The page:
School where voting took place in Athens. (Photo: Clark Boyd)
A day after the elections in Greece, the winner – a center-right party called New Democracy – began the difficult task of trying to form a coalition government. A leftist group of parties, Syriza, which took a close second, today reiterated that it will not be part of the coalition.
The results of yesterday's polls were widely seen as a vote by Greeks to stay in the Eurozone. New Democracy has promised it will live up to the commitments the country has made to Europe, but would like to revisit the time-line for paying back its debts. European officials continue to insist that Greece must live up to what it has already agreed to do. In short, for Greece the crisis is anything but "over."
Meanwhile, life in the Greek capital went on as usual. The traffic was heavy. The warm sun beat down. People – those who still have jobs – went to work. The ATMs were still dispensing euros, and there were no long lines of Greeks waiting to withdraw their money.
New Democracy leader Antonis Samaras wants to keep Greece in the eurozone. As he officially received his mandate to form a government from the Greek President, Samaras promised to "immediately attempt to form a long-tern national salvation government with the parties that believe in the European perspective and the euro."
Samaras promised that Greece would keep its commitments, but has said that he would try to convince European leaders to give Greece more time to pay back its outstanding debts.
"Greeks," Samaras went on, "need to be relieved of this tortuous reality today, with unemployment and the incredible difficulties that every Greek family is going through."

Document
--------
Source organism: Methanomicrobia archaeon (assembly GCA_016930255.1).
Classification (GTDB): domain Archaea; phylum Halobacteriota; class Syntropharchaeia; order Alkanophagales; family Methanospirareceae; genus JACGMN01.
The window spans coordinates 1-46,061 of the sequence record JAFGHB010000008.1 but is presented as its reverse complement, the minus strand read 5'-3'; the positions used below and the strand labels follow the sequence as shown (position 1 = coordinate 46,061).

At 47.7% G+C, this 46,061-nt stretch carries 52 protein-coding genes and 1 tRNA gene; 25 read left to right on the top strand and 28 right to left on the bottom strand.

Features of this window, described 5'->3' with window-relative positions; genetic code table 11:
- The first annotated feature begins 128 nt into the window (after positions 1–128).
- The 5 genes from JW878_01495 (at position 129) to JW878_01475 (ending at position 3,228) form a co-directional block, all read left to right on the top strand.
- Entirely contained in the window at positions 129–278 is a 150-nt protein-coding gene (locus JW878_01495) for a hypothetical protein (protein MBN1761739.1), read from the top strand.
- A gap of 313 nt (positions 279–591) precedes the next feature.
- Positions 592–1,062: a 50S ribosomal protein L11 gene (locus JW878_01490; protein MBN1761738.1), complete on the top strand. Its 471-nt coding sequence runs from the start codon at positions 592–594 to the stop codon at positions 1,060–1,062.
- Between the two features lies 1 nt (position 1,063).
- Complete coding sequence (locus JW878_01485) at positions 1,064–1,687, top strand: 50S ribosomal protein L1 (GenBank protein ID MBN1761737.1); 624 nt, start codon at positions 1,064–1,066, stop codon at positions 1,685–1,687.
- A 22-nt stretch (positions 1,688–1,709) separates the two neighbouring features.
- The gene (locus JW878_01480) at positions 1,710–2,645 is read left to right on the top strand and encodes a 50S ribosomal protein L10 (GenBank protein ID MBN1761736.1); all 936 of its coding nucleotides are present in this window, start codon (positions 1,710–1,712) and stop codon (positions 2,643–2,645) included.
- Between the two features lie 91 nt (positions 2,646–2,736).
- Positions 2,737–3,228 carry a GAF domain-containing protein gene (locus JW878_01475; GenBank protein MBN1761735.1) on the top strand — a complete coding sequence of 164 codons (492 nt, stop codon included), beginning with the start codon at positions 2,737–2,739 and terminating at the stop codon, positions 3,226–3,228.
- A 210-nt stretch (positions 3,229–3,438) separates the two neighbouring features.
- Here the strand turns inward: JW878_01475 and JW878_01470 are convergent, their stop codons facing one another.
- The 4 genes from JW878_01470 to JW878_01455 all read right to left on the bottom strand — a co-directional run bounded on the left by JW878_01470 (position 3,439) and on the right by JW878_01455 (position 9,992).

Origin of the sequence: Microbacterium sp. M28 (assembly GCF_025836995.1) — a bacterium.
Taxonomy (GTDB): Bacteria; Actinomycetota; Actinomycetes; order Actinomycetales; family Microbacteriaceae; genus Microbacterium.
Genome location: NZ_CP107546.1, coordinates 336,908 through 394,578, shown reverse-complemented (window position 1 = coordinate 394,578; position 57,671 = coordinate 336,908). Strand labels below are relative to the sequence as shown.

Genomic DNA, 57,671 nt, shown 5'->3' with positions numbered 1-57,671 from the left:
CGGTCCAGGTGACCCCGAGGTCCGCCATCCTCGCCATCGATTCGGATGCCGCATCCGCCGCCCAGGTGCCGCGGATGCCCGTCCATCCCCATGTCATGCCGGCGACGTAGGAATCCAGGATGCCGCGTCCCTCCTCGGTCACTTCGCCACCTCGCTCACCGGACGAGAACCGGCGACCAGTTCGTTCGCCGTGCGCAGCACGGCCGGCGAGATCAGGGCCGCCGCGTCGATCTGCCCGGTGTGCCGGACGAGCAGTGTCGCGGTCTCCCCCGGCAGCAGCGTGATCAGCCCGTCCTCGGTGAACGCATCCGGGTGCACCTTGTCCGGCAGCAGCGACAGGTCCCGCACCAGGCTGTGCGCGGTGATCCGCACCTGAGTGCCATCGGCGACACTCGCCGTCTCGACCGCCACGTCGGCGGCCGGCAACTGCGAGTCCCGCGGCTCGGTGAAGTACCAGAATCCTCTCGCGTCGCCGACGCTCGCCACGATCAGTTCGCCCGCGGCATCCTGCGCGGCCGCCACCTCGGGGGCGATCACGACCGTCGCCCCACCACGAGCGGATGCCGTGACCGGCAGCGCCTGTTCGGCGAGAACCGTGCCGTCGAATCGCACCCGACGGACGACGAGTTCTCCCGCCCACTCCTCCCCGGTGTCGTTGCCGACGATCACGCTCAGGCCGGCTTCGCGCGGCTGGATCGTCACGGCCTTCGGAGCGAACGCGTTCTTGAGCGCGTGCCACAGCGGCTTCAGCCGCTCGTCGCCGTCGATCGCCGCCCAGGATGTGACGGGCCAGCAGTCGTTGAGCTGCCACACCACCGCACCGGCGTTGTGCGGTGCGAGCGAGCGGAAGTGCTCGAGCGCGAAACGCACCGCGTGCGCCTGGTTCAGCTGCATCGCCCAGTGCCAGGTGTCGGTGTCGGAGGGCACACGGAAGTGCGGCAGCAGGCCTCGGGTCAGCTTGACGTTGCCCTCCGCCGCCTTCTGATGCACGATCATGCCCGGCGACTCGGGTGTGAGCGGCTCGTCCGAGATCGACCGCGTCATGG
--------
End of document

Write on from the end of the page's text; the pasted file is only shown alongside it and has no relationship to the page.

New Democracy will try to form a coalition with two left-leaning parties, PASOK and the Democratic Left.
If both of those parties join, the coalition would have a 29-seat majority in Parliament.
Second-place Syriza said today it won't participate in a coalition, but instead will remain in opposition. The party opposes the European bailout terms, and argues that the agreement should be thrown out completely.
Syriza MP George Stathakis says his party deserves a lot of credit despite finishing second. "New Democracy and many other parties had shifted toward the agenda of Syriza," he said. "The existing agreement cannot be fulfilled, can not be applied. So, we think that New Democracy now has the space to renegotiate the best they can."
But there are many here who think that any new Greek government, once formed, will be fragile and ill-equipped to govern or negotiate.
When I ask Yanis Varoufakis, a Greek economist, if the situation in Greece is bad, he says, "No. It's worse than that."
"Greece is ungovernable. It's social economy is imploding," says Varoufakis. "Therefore, even if the best politicians from the universe descended on earth, I don't think they'd have much of a chance of shifting this debacle, and putting it in the right direction."
At polling stations around Athens yesterday, I asked voters what they thought the biggest task facing a new Greek government is.
One voter, who didn't want to tell me who he voted for, said, "As per the requests of our European partners, we have to cut back on public spending, and corruption and tax evasion."
Another said, "For me it's education, because without education, a nation cannot go further. Every educational system, every educational institute in Greece has problems."
Still others said that illegal immigration is Greece's biggest problem.
For its part, Europe wants Greece to stay focused on its agreements, and on internal structural reforms. Some think that's a luxury the country can't afford right now given the state of the
"First you have to arrest the free fall. And once the free fall is arrested, then we can talk about reforms," says economist Yanis Varoufakis. "We can plan for reforms right now, and it would sensible to do that. But to expect that firstly we can implement them, and secondly that they would make a difference. It's a bit like the Titanic having hit an iceberg, it's leaking water everywhere, and the captain and his officers debating the efficiency of its engines."
Also, before anything can move forward, Greek politicians have to actually to form a government. Late today, PASOK agreed in principle to join New Democracy's coalition. The Democratic Left said that it still wasn't ready. Negotiations will continue on Tuesday.